The pre-dawn horizon begins to line the eastern sky with faint indigo. Sight becomes a double-edged sword. The Executioner is not built for this, it is a nocturnal hunter, it is not optimized for defending itself while seen. It hovers low and steady, heat exhaust no doubt distorting the air around it like an apparition, a warped ballistic phantom, prowling with all the malice of the dying beast that is the military-industrial complex. The cache is within sight, I can almost taste a fighting chance. It’s buried there, only slightly, under camouflage tarp and assorted leaves. The first slivers of a molten iron sun surface, melting the morning meridian, and if I cared enough to look for the damn thing, I could probably see the Executioner hovering near, dark harbinger of shrapnel and death.

Think, for a second, about how much more personable a helicopter gunship would be; names like Cheyenne and Apache and Comanche. But drones! Reaper and Predator and Executioner! America may name its helicopters for the peoples it destroyed, but it names its drones for the people it yearns to be.

I dive — into the pile of earth and dirt and leaves, on the forest floor beneath the watchful eyes of the trees, the arcing sun bursting forth rays and the Executioner smells blood, moves into range like a tiger shark — scramble to uncover the crate beneath, hoping whoever buried it is still alive out there somewhere so I can buy him a beer if this whole mess ever ends, because god is it good to have friends, especially ones with access to ordinance; open it up, inside it’s a gift, a gift more expensive than money, because it’s worth an entire life, my life, and it’s something I can lift onto my shoulders like Atlas —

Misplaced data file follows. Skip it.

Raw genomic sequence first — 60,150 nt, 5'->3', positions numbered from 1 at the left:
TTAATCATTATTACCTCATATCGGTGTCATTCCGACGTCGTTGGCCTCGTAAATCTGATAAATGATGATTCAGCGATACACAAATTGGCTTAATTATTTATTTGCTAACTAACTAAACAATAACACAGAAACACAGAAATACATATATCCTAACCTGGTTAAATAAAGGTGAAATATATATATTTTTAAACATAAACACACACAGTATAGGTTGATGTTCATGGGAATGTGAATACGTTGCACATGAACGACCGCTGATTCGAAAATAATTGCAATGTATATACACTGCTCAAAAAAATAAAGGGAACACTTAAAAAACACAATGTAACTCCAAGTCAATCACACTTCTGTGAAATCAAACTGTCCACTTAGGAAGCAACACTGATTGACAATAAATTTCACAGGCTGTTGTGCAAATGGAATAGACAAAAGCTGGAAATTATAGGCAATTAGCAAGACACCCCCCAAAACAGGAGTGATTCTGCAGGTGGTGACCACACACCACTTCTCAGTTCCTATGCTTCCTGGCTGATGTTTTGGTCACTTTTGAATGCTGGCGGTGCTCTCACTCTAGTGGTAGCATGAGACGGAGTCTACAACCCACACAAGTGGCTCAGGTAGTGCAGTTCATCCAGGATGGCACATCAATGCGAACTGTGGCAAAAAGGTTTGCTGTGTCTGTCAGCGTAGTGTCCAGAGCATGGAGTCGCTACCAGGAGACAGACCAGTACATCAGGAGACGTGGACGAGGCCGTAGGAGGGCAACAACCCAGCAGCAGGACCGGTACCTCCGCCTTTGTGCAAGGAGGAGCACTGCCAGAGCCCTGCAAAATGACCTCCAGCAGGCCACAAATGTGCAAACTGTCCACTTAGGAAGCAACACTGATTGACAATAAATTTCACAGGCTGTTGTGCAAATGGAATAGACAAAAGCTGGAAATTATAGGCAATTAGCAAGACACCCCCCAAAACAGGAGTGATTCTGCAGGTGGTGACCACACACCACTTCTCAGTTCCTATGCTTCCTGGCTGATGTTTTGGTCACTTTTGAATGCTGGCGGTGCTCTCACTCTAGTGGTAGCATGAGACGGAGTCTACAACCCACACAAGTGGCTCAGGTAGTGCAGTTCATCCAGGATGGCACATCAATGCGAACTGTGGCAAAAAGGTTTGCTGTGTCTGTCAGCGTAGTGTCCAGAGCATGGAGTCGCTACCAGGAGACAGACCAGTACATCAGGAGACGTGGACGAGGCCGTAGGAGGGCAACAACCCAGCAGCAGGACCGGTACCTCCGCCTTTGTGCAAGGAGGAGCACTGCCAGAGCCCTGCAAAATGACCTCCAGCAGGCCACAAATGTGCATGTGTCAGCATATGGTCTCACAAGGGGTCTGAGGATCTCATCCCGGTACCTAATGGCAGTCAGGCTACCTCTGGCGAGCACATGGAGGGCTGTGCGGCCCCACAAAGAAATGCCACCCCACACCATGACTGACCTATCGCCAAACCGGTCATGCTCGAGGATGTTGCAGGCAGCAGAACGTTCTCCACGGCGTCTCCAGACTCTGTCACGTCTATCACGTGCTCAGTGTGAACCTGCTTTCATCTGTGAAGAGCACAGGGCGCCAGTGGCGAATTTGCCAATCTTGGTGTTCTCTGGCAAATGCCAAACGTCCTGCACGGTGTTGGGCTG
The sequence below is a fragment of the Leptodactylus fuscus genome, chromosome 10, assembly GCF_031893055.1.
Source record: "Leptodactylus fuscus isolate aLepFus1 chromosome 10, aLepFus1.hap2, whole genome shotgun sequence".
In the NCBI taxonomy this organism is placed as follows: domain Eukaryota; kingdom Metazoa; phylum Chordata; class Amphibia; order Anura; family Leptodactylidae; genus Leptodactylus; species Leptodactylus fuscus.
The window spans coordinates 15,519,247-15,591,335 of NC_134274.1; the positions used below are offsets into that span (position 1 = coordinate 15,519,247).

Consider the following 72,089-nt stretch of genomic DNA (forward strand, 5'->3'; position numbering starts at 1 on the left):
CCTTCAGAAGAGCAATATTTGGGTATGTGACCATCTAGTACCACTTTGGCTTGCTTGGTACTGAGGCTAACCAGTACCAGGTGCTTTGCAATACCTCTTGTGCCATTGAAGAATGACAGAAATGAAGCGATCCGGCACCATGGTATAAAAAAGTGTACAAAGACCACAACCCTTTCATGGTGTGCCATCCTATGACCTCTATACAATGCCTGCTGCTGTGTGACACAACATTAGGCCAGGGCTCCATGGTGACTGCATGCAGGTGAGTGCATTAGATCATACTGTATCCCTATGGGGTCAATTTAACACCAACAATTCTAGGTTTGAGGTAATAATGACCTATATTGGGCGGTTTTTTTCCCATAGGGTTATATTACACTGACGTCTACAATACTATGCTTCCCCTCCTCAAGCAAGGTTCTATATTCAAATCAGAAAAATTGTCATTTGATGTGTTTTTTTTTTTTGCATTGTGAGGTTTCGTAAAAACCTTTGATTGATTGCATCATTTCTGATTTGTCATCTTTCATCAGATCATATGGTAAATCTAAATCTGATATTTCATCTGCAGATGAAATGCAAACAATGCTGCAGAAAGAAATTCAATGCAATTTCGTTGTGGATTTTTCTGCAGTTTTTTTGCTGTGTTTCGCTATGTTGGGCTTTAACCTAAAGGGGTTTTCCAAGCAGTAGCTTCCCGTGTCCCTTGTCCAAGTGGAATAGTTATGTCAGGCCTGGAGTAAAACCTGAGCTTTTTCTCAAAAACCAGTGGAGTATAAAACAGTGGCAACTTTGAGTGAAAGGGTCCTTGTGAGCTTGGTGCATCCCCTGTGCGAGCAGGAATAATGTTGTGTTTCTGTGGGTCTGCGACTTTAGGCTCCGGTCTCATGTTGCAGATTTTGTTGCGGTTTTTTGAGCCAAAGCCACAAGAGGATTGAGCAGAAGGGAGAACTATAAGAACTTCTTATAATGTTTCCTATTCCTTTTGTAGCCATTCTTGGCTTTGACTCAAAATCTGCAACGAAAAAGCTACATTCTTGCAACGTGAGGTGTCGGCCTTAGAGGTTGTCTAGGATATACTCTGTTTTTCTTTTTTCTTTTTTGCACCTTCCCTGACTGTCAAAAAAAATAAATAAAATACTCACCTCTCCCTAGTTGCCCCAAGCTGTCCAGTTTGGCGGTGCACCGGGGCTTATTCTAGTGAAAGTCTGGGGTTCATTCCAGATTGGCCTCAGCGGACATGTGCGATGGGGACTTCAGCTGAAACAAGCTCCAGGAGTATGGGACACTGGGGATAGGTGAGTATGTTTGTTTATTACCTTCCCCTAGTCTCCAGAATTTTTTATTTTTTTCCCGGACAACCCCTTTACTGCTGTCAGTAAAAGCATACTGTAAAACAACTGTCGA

Idaho is a beautiful state, it really is, you haven’t really lived until you’ve seen it yourself. Windswept desert dunes and abyssal glacier-formed lakes and endless rolling hills of verdant forests and stark gray mountains that appear to scrape against the sky; there are long barren stretches where there’s nothing but highway in front of you and highway behind you and everywhere to the sides might as well be the surface of the moon. It’s a very lonely state, yes, but in the age of fragmentation there are millions of states of America, a state for every person, and this one I belong to, the boreal mountain is my home.

— reach weary hands like lightning rods to heaven in the closest thing to a clearing, Stinger launcher carried with the business end facing the warform, and I know that the Executioner sights me now, I wonder if the operator on the other end sees my face in color or if he’s just using thermals. It banks right, and as it skips about the treeline I see it in brief, faraway glimpses. Sleek and bare and raw, curves and edges in all the wrong places. Sunlight grasps and slips off the charcoal-hued boron-carbide exterior. Old Glory slapped on a tailfin, just in case you forget who’s killing you. When we let them fly across the world, did we really not expect them to come home to roost?

Stinger whines with desperation, singing its lock, high-pitched tinny yearning. Executioner is done with the chase, the game, the dance, it moves above the line to get a clear sight with its antipersonnel machine gun. Trigger click and stinger lets fly, smoke and fire like primordial rage from the earth to the heavens, target so close projectile so quick that the explosion is almost immediate, the light comes so fast and strong that it outshines the sun for a half-instant blinding-blinding-blinding before the Executioner crumbles mid-air to collide with the ground in hundreds of fragments, hunter-killer becomes hunted-killed.

Sun divorces from horizon and only now do I realize that the pillar of black smoke rising from the wreckage like a shambolic poltergeist poses a threat in and of itself. No sense being spotted again. It’s time to melt away, retreat into the woods, regroup and find others scraping out an existence in an empire tearing itself apart. But then I think about the Executioner, smoldering remains picking up embers and breeze beginning to nurture them to new fury, and the way it behaved when it was still alive, and I wonder: Operator, did you want to kill me? Or did you just want to make it look that way? You could have if you wanted to, you know, you had me in your sights and everything —

But the dancing dervish has been shot down, and the morning has come, I’m cold and alone, and I have to leave.